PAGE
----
Ken Russell’s psychedelic transformation film Altered States examines one man’s egregious deflection of paternal responsibility in the name of scientific innovation. Driven and brilliant, Harvard scientist Dr. Eddie Jessup (William Hurt) has no problem endlessly orating on why he’s so passionate about discovering “the original self” through experimental deprivation tests, a masochistic process that eventually becomes more self-destructive, horrific, and hallucinatory as the film progresses. But the second Eddie’s attractive and intelligent wife, Emily (Blair Brown), brings up anything related to love, social expectations, and familial duty, he turns into a twitchy and nebbish mess. So it goes that fantasy and self-indulgence are the most powerful narcotics in Altered States, drugs that allow Eddie to flirt with an increasingly volatile dream state where, as he puts it, “time simply obliterates.” There’s no mental headspace for anyone else when you’re this obsessed with solitary expression.
Consumed by religious repression and self-guilt regarding his father’s painful death from cancer decades ago, Eddie becomes addicted to medicating his own primal urges through lengthy self-deprivation experiments. With the help of two other scientists (Bob Balaban and Charles Haid), Eddie submerges his body inside small compartments filled with water—first a copper cylinder, then an eerily black trapezoid. Essentially memory tombs, both structures act as way stations for Eddie’s kaleidoscope of shape-shifting dreams and nightmares, which mesh together during gripping montages of color and light. Through superimpositions and jump cuts, Russell gives these batshit-crazy sequences an unpredictable essence, making it seem as if the film itself could spiral out of control at any moment.
The theme of escape dominates the film, especially during Eddie’s visit with a native tribe from Central Mexico where a peyote session causes Eddie to hallucinate, visualized by Russell as a nightmarish dreamscape of striking imagery. It’s an incredibly subjective sequence, placing the viewer inside Eddie’s headspace during a lengthy and jarring slide show from hell. Lava flows, sexual acts, and animal disembowelment all crash together, images that take on even more symbolic meaning later in the film when Eddie begins to evolve physically into a simian form. Interestingly, one of the great pleasures of Altered States comes later when the Cro-Magnon Eddie grunts in front of a zoo gift shop while looking at a row of stuffed animals, contemplating his own physical evolution from a purely instinctual perspective.
It’s entirely fitting that Altered States takes place in the late 1960s and early 1970s, an incendiary historical time period in which Eddie becomes a representation of academic alienation, a self-made man retreating from multiple forms of external angst. Russell and scriptwriter Paddy Chayefsky don’t reference the Vietnam War or Watergate directly, and in a way this makes Eddie’s disavowal of all other ideas (political, social, familial) even more entrancing. Class division also becomes a driving force in Altered States, with Eddie referencing the stifling qualities of the bourgeoisie academic life to subvert his own responsibilities as a husband and father.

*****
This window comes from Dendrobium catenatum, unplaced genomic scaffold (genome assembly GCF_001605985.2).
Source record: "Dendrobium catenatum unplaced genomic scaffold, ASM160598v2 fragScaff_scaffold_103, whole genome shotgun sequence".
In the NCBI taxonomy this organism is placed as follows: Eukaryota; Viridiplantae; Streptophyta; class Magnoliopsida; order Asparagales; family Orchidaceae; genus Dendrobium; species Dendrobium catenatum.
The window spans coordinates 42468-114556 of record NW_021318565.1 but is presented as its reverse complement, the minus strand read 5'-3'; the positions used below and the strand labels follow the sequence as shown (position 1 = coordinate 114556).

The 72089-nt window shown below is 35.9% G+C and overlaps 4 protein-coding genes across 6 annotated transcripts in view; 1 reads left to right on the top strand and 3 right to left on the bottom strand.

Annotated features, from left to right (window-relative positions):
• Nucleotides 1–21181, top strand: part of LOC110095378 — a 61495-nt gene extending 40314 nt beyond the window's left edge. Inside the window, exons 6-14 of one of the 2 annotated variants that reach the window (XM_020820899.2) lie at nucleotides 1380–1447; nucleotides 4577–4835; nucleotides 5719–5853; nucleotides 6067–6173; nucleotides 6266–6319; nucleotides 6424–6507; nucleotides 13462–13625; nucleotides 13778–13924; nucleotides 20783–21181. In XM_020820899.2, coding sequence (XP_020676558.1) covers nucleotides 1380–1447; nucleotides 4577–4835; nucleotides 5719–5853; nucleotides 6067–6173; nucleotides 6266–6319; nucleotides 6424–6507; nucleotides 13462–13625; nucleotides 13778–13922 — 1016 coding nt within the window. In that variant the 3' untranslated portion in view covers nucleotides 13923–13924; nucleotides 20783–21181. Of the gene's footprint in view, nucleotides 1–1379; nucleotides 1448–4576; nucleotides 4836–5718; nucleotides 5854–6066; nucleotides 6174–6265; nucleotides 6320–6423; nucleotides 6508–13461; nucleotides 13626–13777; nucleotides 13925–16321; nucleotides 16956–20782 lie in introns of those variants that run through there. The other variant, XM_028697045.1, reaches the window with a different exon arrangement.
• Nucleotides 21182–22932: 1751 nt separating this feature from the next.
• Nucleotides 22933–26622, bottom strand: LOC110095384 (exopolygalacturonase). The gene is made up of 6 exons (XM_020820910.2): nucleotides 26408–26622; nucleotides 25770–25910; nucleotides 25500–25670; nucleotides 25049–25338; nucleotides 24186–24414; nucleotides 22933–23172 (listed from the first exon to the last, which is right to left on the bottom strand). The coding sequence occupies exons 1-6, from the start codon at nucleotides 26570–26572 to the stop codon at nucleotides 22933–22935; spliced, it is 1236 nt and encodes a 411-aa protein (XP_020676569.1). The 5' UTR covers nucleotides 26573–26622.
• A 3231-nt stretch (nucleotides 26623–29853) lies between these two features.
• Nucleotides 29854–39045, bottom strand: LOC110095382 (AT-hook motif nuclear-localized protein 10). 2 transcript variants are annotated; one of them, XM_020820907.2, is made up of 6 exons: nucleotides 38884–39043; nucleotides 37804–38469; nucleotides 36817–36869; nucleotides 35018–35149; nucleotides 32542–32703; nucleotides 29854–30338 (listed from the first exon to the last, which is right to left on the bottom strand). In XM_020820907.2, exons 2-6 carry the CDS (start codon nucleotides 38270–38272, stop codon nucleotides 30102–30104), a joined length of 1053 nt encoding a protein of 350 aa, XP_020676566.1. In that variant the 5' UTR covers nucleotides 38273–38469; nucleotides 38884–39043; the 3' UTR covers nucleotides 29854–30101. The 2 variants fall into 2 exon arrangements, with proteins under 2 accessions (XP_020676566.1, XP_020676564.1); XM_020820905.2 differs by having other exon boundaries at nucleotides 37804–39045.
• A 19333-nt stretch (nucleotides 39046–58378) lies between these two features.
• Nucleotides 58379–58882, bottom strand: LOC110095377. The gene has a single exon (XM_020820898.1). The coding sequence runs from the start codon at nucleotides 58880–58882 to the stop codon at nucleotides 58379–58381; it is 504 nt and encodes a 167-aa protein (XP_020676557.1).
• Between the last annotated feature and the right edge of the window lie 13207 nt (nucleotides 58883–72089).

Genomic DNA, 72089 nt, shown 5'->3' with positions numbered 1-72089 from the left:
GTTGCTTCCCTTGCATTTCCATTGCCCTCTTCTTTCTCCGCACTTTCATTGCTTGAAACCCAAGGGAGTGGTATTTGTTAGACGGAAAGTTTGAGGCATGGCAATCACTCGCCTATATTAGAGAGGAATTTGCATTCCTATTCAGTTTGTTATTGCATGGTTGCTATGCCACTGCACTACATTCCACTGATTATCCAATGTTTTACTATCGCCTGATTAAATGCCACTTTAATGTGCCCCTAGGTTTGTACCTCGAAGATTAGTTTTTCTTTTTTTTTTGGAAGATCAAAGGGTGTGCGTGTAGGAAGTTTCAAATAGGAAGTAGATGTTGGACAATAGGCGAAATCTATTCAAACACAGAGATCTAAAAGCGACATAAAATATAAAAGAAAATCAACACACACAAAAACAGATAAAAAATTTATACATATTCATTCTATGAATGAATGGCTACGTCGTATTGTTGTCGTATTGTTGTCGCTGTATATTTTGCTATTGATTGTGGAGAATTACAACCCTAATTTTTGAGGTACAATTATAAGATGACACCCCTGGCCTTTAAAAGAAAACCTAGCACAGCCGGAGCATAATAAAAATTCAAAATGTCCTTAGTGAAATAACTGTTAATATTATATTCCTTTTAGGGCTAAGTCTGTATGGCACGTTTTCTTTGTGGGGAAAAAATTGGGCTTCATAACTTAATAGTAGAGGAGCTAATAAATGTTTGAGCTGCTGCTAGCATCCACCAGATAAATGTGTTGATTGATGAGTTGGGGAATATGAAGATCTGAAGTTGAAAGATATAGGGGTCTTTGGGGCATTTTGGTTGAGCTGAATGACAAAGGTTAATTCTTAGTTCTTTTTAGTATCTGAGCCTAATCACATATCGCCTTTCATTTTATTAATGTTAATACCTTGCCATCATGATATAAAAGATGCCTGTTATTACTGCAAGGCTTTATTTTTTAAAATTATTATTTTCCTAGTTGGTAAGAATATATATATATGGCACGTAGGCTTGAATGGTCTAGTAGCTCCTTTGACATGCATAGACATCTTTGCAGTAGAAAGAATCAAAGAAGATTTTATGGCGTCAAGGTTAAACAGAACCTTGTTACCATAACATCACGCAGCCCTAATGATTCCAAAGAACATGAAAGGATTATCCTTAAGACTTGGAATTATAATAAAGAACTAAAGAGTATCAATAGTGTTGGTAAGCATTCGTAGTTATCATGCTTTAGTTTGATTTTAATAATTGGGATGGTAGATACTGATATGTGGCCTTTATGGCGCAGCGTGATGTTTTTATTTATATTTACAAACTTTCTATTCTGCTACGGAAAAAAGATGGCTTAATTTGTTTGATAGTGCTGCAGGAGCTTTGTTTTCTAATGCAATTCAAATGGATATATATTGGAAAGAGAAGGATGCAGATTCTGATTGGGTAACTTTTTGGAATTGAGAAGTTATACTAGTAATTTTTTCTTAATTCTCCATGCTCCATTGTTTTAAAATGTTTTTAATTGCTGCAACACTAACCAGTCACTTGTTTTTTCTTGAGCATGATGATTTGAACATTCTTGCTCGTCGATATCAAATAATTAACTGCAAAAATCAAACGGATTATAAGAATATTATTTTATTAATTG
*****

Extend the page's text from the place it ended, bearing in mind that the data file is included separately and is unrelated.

But the most interesting dimension of Altered States has to be the way Russell sexualizes Eddie’s relationship with godly figures, most notably symbols of Jesus, crucifixion, and his father. The first time Eddie and Emily have sex, Russell frames them both in separate medium shots, dripping sweat and drenched in red light, a “mystical experience” as one of them puts it after the fact. Later, during their courtship, Emily even rouses Eddie about the way he makes love, saying the experience was like being “harpooned by a monk.” This motif eventually culminates in the strangely angelic final sequence where the pair’s bodies produce contrasting bursts of energy that seemingly create a simultaneous orgasm, destroying the beast inside Eddie’s soul.” He finally got it off with God,” Emily says of her husband, but it’s hard to believe that Eddie’s taste for the primitive has been fully quenched, despite his long awaited “I love you” in the closing moments.
Warner Home Video has given Altered States a crisp 1080p transfer, with the visual upgrade most noticeable during the crazy and colorful dream sequences that define Eddie Jessup’s hallucinatory descent. Water takes on a wonderful coral blue, while the streaming lava flows flood the screen in hypnotic orange bursts. Certain interior scenes are hindered by lack of clarity, especially in the more shadowy segments. Parts of the zoo sequence are incredibly dark to the point of obscurity. In terms of sound, the DTS MA 5.1 provides a solid study in balancing when it’s needed most (the Peyote sequence is especially well represented). But while this is an obvious improvement over the standard-definition disc, there’s nothing entirely striking about the DTS sound quality.
Only a theatrical trailer.
Ken Russell’s kinetic head trip about the dangers of scientific self-indulgence comes to high definition in a forgettable package.